DataSheet1_The Effect of Anatomical Location of Lymph Node Metastases on Cancer Specific Survival in Patients with Clear Cell Renal Cell Carcinoma.docx (13.04 kB)

DataSheet1_The Effect of Anatomical Location of Lymph Node Metastases on Cancer Specific Survival in Patients with Clear Cell Renal Cell Carcinoma.docx

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posted on 28.03.2018 by Alessandro Nini, Alessandro Larcher, Francesco Cianflone, Francesco Trevisani, Carlo Terrone, Alessandro Volpe, Federica Regis, Alberto Briganti, Andrea Salonia, Francesco Montorsi, Roberto Bertini, Umberto Capitanio
Background

Positive nodal status (pN1) is an independent predictor of survival in renal cell carcinoma (RCC) patients. However, no study to date has tested whether the location of lymph node (LN) metastases does affect oncologic outcomes in a population submitted to radical nephrectomy (RN) and extended lymph node dissection (eLND).

Objective

To describe nodal disease dissemination in clear cell RCC (ccRCC) patients and to assess the effect of the anatomical sites and the number of nodal areas affected on cancer specific mortality (CSM).

Design, setting and partecipants

The study included 415 patients who underwent RN and eLND, defined as the removal of hilar, side-specific (pre/paraaortic or pre/paracaval) and interaortocaval LNs for ccRCC, at two institutions.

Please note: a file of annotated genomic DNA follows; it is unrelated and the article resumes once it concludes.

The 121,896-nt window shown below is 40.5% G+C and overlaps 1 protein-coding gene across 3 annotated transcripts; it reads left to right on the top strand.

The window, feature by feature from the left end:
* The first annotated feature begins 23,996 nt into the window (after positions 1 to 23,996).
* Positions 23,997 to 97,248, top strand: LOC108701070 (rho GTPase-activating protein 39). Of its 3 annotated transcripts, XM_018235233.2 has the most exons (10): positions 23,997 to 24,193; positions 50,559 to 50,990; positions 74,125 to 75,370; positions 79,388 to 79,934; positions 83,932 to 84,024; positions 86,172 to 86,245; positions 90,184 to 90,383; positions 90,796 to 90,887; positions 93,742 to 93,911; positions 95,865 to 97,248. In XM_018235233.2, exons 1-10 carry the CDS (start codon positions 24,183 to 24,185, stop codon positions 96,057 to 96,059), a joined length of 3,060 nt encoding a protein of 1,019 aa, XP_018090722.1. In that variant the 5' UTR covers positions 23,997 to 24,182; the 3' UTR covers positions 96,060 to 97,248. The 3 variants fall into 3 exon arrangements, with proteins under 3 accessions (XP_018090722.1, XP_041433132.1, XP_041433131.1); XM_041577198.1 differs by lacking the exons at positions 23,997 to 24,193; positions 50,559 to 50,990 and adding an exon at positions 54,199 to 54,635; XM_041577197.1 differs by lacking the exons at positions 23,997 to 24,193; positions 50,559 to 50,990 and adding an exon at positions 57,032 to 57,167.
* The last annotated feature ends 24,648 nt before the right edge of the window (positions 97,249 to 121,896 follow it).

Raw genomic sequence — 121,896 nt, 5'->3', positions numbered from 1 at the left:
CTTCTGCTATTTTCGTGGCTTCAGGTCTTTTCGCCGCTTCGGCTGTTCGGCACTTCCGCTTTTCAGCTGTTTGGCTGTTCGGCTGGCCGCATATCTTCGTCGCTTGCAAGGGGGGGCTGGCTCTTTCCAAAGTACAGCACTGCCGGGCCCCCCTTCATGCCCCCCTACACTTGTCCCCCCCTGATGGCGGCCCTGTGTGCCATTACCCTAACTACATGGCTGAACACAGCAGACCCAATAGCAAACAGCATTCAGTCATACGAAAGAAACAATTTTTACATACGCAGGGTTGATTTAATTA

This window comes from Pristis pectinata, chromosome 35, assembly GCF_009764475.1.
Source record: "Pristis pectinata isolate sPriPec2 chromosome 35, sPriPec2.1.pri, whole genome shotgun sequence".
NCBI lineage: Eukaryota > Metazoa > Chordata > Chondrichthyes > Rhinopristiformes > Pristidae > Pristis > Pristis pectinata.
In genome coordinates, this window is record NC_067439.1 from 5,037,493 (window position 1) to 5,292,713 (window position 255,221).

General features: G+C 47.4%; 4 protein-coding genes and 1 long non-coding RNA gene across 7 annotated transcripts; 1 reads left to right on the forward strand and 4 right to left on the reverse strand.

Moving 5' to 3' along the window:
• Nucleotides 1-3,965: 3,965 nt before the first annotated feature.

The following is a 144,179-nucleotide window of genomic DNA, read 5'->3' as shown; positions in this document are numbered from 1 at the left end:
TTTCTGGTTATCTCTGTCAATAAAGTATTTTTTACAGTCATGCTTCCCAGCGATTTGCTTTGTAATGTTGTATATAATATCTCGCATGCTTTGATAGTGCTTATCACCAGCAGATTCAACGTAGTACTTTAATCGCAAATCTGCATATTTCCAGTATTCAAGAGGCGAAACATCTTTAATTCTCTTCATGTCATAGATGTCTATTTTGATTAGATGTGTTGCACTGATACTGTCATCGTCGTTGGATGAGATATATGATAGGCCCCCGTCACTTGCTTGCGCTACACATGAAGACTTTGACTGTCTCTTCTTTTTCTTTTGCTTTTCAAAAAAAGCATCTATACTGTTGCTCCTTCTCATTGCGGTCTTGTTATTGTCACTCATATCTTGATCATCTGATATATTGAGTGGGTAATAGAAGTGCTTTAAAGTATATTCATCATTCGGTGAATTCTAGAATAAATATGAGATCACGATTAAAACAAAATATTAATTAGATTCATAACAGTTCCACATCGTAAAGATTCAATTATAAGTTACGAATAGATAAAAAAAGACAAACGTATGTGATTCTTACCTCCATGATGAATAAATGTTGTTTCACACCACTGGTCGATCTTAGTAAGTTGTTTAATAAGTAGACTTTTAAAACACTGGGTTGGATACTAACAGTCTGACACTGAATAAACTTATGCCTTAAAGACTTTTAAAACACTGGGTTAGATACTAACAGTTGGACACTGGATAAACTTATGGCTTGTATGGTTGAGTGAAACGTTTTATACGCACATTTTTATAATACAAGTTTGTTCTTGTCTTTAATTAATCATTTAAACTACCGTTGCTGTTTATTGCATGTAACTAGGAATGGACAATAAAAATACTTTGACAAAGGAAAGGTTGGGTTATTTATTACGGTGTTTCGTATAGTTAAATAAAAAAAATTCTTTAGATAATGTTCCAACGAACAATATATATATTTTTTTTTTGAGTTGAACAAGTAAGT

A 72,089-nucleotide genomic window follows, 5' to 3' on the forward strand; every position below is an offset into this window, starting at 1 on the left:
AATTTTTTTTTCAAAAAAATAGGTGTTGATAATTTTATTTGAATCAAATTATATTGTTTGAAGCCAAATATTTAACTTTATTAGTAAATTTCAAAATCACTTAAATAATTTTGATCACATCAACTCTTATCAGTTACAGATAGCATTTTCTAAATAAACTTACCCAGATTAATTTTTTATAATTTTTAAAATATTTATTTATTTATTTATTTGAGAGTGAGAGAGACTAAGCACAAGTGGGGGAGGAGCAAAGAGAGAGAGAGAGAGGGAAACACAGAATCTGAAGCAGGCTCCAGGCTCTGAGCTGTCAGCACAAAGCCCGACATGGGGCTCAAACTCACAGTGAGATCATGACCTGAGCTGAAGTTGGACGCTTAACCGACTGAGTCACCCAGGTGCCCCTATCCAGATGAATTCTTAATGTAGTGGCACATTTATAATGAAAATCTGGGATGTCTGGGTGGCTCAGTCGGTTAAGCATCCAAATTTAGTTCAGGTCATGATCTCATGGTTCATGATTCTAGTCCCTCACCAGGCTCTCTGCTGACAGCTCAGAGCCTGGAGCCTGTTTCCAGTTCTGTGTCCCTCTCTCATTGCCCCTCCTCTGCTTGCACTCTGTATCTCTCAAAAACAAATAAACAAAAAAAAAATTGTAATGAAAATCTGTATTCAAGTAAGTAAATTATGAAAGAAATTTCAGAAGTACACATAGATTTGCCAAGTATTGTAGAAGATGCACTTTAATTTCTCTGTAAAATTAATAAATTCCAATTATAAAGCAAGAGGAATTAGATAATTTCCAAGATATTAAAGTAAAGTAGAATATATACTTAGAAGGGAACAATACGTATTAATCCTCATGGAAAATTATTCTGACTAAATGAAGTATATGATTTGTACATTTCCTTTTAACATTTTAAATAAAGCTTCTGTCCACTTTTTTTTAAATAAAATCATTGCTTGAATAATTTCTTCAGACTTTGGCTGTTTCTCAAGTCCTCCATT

Outcome measurement and statistical analysis

Descriptive statistics were used to depict nodal dissemination in pN1 patients, stratified according to nodal site and number of involved areas. Multivariable Cox regression analyses and Kaplan-Meier curves were used to explore the relationship between pN1 disease features and survival outcomes.

Results and limitations

Median number of removed LN was 14 (IQR 9–19); 23% of patients were pN1. Among patients with one involved nodal site, 54 and 26% of patients were positive only in side-specific and interaortocaval station, respectively. The most frequent nodal site was the interaortocaval and side-specific one, for right and left ccRCC, respectively. Interaortocaval nodal positivity (HR 2.3, CI 95%: 1.3–3.9, p < 0.01) represented an independent predictor of CSM.

Conclusions

When ccRCC patient harbour nodal disease, its spreading can occur at any nodal station without involving the others. The presence of interoartocaval positive nodes does affect oncologic outcomes.

Patient summary

Lymph node invasion in patients with clear cell renal cell carcinoma is not following a fixed anatomical pattern. An extended lymph node dissection, during treatment for primary kidney tumour, would aid patient risk stratification and multimodality upfront treatment.

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